On August 20, the ship dropped two whaleboats; the one commanded by the first mate harpooned a whale. After hauling the tethered boat on a Nantucket sleighride, the whale turned, opened its jaws, and attacked and destroyed it. The second boat, captained by Deblois, rowed to the site and saved all six crewmen.
At this point, as there were now 12 men in a single boat, the waist boat was launched from the ship, now some six miles off. The crewmen were divided between the two boats, and it was decided to attack the whale again with the waist boat, under the first mate's command, in the advance. When the whale saw the boats returning, he attacked again, this time destroying the waist boat. Deblois rescued the crew for a second time and attempted to return to the Ann Alexander in the last remaining boat. The wounded whale again rushed the boat and passed within a few cables of it, but did not directly attack it.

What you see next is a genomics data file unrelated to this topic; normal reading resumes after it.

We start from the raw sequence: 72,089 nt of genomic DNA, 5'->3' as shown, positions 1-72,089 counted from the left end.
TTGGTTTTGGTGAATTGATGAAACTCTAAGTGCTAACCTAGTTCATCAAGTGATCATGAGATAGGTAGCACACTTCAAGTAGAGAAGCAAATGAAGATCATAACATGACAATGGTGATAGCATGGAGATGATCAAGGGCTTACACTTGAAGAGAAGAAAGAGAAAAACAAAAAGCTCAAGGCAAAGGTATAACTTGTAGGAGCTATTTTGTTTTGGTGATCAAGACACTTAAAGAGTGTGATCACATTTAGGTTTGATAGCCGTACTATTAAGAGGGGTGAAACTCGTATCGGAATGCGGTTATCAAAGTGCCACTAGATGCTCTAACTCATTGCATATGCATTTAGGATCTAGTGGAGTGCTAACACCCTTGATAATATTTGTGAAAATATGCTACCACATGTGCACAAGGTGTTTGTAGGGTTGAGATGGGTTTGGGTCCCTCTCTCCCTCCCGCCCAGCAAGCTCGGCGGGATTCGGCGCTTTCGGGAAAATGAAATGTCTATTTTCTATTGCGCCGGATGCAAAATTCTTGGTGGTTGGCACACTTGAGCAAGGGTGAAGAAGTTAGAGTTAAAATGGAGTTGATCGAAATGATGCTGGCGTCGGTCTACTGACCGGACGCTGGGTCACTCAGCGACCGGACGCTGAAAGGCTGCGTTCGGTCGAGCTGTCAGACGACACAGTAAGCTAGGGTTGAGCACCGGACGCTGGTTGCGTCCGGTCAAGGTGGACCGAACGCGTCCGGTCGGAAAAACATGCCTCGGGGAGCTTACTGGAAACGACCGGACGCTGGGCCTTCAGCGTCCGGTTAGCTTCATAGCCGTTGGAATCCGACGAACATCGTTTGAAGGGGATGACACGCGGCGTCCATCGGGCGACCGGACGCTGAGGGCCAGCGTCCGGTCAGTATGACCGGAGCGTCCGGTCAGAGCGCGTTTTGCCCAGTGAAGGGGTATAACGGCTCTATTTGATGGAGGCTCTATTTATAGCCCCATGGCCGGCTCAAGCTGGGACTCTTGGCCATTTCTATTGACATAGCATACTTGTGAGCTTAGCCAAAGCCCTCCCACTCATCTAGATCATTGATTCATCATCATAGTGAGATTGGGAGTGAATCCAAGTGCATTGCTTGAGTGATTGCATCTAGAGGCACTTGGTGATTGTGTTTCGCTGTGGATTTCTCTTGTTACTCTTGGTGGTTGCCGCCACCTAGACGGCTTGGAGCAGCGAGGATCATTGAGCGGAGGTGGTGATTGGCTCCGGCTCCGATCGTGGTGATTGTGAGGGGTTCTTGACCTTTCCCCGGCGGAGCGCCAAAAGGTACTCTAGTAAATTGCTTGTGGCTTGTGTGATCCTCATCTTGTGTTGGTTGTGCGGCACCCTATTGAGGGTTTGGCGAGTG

Once the whalers were aboard the Ann Alexander, a smaller boat was launched to retrieve the whaleboat oars, and Deblois decided to hunt the whale from the safety of the ship. Another harpoon was sunk into its head, and after a feint towards the ship, the whale seemed to disappear under the surface. At this point it was nearly sundown, so Deblois decided to abandon the pursuit. Moments later, the whale reappeared, moving at a speed of about 15 knots (a little over 17 mph), toward the ship, which was making only five knots. The whale rammed the slower-moving ship, which was unable to outrun or avoid it, and put a hole completely through the hull of the ship, below the waterline some two feet from the keel. Like most ships of that time, the Ann Alexander carried a large amount of pig iron as ballast, so in an attempt to keep her from sinking immediately, Deblois ordered the crew to cut away the anchors and throw all heavy metal cables overboard. The crew only succeeded in cutting away one anchor and cable, and the ship began to sink rapidly. Deblois made his way to the cabin, where he seized a sextant, chronometer and chart. A second attempt to obtain anything beyond the provisions and water that were being loaded into the remaining boats was fruitless, as the ship was almost completely heeled over and flooded. The 22 crewmen had no choice but to abandon ship, with Deblois, the last to leave, being forced to swim to the closest boat.